Why London Should Not Be An Independent City State

Rachel Holdsworth
By Rachel Holdsworth Last edited 63 months ago
Why London Should Not Be An Independent City State

There's been some talk about London going it alone after the EU referendum. As a region, London voted to remain in the EU, whereas most of the rest of England didn't. A petition asking Sadiq Khan to declare London independent from the UK and apply to join the EU has, at the time of writing, 172,700 signatures.

While anyone who's ever had a grim-faced northerner mutter at them about 'that London' might momentarily find Londependence appealing, here's why it's really not a good idea.

London isn't Gibraltar

We don't have the weather, for one thing. More seriously, Gibraltar voted 95.9% for staying in the EU. London voted by a comparatively meagre 60% to stay. Even in the borough most in favour of Remain, Lambeth, more than a fifth of voters wanted to Leave. Let's not kid ourselves that everyone's unhappy with the result.

London didn't even vote as a whole for Remain. Barking and Dagenham, Hillingdon, Havering, Bexley and Sutton voted for Leave — very strongly in some cases. Which brings us onto another point:

There'd be rebellious pockets

Can London cope with a potential civil war on its fringes? Bexley, Barking and Havering form a bloc to the east, but there's also Sutton to the south and Hillingdon to the west. Anyone with a passing knowledge of history knows what happens when you fight a war on multiple fronts.

Besides, this risks casting Havering in the role of the Rebel Alliance, with Islington and Camden in the role of the Empire. Is that what you want, London? Is it?

(We're obviously exaggerating to make a point, but there's no way the quintet wouldn't kick up all kinds of bureaucratic hell.)

Given these boroughs are on the edges, an independent London could theoretically carve itself out around them. But:
a) that's going to involve border crossings on the M25 (and one small bit of the North Circular in Barking)
b) London would probably want to keep Heathrow.

Could we do without border controls? After all, you can just stroll into Vatican City. Well, let's see how that works out for Northern Ireland.

Photo by Kevin Ronson from the Londonist Flickr pool

Internal migration

Right now, there's a lot of movement between London and the rest of the UK. In the year to June 2013, 197,000 internal migrants moved to London — but perhaps more crucially, 252,000 moved out.

If London became an independent state embracing the principle of freedom of movement we would, presumably, still welcome people in from outside the EU (England and Wales; let's face it, Scotland's gone) as well from within.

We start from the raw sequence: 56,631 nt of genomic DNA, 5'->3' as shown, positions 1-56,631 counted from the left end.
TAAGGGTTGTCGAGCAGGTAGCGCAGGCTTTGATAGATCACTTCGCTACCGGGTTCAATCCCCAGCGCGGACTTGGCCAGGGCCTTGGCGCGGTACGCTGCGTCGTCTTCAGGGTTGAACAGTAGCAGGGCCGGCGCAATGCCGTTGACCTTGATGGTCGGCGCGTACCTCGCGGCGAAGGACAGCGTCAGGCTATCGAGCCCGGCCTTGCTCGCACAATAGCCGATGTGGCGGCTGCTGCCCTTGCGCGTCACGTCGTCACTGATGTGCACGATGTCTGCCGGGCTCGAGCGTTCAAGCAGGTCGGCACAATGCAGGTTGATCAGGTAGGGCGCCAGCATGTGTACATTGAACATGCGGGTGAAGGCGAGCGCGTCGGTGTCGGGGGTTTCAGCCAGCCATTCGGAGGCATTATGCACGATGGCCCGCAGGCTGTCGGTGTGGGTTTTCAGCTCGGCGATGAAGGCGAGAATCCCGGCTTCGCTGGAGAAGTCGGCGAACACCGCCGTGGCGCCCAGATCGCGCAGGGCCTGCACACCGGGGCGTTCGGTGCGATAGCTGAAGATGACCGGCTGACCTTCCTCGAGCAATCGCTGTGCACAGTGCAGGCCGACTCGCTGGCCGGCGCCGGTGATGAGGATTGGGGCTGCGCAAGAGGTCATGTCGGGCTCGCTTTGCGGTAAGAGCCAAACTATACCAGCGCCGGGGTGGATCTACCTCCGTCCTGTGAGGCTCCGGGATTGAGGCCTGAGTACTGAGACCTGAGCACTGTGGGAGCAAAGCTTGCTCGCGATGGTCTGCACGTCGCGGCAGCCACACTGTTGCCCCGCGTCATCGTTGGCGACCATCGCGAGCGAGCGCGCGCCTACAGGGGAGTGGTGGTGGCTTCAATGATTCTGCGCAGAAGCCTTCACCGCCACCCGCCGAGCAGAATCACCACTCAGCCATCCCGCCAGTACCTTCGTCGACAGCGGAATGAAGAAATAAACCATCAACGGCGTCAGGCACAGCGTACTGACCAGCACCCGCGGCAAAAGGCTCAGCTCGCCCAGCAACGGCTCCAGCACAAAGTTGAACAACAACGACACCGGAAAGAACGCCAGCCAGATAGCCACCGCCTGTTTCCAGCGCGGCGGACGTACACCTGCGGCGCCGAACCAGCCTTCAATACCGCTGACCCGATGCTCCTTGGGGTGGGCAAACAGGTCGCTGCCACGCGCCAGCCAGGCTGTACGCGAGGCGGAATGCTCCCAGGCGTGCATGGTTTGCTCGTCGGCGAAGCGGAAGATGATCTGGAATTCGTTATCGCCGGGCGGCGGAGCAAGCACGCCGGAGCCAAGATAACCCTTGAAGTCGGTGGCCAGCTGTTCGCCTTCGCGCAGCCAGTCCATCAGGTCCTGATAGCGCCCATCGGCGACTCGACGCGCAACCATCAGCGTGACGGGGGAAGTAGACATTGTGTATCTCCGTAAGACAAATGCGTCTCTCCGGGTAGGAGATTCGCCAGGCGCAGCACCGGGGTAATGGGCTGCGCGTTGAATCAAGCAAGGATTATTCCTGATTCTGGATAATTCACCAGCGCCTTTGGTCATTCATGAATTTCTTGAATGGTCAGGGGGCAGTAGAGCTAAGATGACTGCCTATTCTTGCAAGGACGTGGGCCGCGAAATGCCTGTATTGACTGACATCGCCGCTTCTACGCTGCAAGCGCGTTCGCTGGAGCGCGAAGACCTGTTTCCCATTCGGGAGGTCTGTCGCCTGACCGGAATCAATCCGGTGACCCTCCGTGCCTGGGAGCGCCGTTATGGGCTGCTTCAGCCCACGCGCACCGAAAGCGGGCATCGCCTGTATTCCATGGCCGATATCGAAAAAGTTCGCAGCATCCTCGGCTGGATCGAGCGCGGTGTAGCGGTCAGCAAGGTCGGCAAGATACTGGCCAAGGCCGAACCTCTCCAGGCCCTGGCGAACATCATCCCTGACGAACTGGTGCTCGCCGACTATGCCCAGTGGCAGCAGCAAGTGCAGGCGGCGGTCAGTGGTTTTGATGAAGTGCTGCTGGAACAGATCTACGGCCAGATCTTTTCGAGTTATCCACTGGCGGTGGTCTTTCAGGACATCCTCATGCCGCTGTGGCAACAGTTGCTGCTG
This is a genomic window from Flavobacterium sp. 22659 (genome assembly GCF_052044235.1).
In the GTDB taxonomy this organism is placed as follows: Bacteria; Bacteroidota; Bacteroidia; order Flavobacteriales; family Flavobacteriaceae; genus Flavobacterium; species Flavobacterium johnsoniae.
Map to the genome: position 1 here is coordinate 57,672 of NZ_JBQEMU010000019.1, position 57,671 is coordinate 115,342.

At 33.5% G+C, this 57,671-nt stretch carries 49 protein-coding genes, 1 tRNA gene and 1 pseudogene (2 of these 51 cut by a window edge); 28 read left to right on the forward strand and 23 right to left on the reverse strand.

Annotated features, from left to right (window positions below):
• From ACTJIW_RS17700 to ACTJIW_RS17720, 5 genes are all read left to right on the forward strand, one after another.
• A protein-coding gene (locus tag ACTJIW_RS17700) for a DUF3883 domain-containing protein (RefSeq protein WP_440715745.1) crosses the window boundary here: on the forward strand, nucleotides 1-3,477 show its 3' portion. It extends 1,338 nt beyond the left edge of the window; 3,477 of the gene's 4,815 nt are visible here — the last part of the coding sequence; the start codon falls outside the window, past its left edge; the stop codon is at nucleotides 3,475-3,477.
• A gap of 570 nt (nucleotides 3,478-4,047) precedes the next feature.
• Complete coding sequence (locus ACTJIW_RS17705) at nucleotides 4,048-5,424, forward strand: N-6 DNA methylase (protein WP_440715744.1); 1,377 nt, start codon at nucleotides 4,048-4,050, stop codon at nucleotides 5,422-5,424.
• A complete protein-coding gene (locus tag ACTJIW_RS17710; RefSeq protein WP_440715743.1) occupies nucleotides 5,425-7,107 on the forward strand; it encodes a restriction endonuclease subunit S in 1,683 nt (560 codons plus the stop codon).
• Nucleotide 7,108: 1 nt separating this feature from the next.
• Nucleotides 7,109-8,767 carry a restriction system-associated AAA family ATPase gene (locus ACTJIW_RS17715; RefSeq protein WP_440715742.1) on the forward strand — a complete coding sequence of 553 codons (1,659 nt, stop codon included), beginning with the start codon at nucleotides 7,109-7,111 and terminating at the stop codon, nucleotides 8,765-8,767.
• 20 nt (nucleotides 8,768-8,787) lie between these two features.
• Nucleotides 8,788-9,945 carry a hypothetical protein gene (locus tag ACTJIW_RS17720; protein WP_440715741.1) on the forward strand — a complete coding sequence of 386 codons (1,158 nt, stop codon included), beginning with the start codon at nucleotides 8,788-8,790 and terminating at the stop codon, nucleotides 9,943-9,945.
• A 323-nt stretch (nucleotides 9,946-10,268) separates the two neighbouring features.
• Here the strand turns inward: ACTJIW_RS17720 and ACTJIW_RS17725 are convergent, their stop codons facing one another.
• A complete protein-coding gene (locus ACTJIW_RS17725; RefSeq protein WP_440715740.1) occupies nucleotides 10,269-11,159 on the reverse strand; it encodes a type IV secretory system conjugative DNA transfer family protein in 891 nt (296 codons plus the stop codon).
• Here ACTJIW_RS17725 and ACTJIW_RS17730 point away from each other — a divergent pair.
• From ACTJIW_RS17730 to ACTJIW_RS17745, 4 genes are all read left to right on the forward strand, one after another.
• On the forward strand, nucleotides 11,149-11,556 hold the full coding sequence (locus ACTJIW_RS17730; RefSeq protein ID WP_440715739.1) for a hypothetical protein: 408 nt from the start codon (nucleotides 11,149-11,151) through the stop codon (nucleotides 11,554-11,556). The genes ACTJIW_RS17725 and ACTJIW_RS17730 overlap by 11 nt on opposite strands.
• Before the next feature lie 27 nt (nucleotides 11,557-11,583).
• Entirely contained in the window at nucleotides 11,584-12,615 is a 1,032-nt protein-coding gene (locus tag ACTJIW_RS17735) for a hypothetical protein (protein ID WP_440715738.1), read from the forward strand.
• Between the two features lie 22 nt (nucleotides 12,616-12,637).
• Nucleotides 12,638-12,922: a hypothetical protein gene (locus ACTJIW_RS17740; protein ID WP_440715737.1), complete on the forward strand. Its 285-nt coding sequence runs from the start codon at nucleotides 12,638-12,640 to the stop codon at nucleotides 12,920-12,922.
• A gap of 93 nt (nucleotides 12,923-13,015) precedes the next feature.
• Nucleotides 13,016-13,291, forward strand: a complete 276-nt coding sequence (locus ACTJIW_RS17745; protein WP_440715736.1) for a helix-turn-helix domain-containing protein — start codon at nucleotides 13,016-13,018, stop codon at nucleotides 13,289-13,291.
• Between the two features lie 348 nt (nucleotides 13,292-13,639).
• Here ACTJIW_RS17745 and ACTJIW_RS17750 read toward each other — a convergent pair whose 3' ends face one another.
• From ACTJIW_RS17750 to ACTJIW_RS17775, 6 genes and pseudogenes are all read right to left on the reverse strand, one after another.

But would the rest of the UK — which has, remember, just indicated it's not a big fan of migrants — accept people moving out? Would Essex and Kent be willing to take in the 30-somethings who want a nice home with a garden for their families?

Back when London was a walled city, when the population got too large it spilled out into the surrounding fields. The Home Counties might not be up for that. And let's not think about sealed trains shuttling people up to Scotland.


Inevitably, we have to talk about housing. At the moment, one idea for easing London's housing crisis is to build garden cities outside the capital and let people commute in. If we're an independent state, we'd be expecting the government of another country to do that for us. Haha, nice try.

If London tried to cope with housing its working population on its own (a task we've been very, very bad at lately) we would either:
a) fail
b) have to build a lot of skyscrapers
c) kiss goodbye to the green belt.

All this is before we start thinking about the people who already live in the Home Counties and commute in. Border controls on commuter trains? What a horrible idea.

Flouncing off

Leave the UK? Isn't that exactly what Remainers are cross about? 'Yeah, we're all about unity. Bye.'

We'd be abandoning all the other Remain voters

52% to 48% is a close vote. Even just looking at England, the vote was 53.4% to 46.6%. Places like Hertsmere, Rutland, Canterbury and Watford went Leave on very tight results. Significant parts of England went Remain. Over 16 million people voted to stay in the EU; furthermore over 18 million people weren't even eligible to vote.

Talk about an independent London sounds a lot like taking our metropolitan elite ball home. Millions around the country also voted Remain. Hundreds of thousands in London didn't. Let's not pretend we're special, let's not pretend we're all that different. Wasn't the point of Stronger In that we're better together?

Last Updated 27 June 2016